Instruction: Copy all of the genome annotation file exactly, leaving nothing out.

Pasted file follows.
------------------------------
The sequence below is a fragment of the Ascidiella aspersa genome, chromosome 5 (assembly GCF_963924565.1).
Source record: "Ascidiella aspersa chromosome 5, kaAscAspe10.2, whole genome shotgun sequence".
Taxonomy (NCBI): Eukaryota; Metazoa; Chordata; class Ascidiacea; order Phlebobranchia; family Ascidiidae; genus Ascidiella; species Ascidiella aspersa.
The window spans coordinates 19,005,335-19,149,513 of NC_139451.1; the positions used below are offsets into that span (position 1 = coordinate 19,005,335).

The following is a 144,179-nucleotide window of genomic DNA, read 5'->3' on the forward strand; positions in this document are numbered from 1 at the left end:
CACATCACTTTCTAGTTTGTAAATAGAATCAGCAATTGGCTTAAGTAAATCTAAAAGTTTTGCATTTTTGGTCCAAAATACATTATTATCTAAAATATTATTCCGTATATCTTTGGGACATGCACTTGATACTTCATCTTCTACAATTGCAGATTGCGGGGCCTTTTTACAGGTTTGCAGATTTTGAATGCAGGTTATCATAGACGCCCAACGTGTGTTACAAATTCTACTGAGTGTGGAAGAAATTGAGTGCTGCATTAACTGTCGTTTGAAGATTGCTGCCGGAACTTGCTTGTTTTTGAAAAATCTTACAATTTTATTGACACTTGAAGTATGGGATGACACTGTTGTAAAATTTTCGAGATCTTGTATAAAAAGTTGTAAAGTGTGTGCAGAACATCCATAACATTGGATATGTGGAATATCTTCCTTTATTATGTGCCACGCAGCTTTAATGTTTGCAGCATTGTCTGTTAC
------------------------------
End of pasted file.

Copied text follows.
The sequence below is a fragment of the Ascidiella aspersa genome, chromosome 5 (assembly GCF_963924565.1).
Source record: "Ascidiella aspersa chromosome 5, kaAscAspe10.2, whole genome shotgun sequence".
Taxonomy (NCBI): Eukaryota; Metazoa; Chordata; class Ascidiacea; order Phlebobranchia; family Ascidiidae; genus Ascidiella; species Ascidiella aspersa.
The window spans coordinates 19,005,335-19,149,513 of NC_139451.1; the positions used below are offsets into that span (position 1 = coordinate 19,005,335).

The following is a 144,179-nucleotide window of genomic DNA, read 5'->3' on the forward strand; positions in this document are numbered from 1 at the left end:
CACATCACTTTCTAGTTTGTAAATAGAATCAGCAATTGGCTTAAGTAAATCTAAAAGTTTTGCATTTTTGGTCCAAAATACATTATTATCTAAAATATTATTCCGTATATCTTTGGGACATGCACTTGATACTTCATCTTCTACAATTGCAGATTGCGGGGCCTTTTTACAGGTTTGCAGATTTTGAATGCAGGTTATCATAGACGCCCAACGTGTGTTACAAATTCTACTGAGTGTGGAAGAAATTGAGTGCTGCATTAACTGTCGTTTGAAGATTGCTGCCGGAACTTGCTTGTTTTTGAAAAATCTTACAATTTTATTGACACTTGAAGTATGGGATGACACTGTTGTAAAATTTTCGAGATCTTGTATAAAAAGTTGTAAAGTGTGTGCAGAACATCCATAACATTGGATATGTGGAATATCTTCCTTTATTATGTGCCACGCAGCTTTAATGTTTGCAGCATTGTCTGTTAC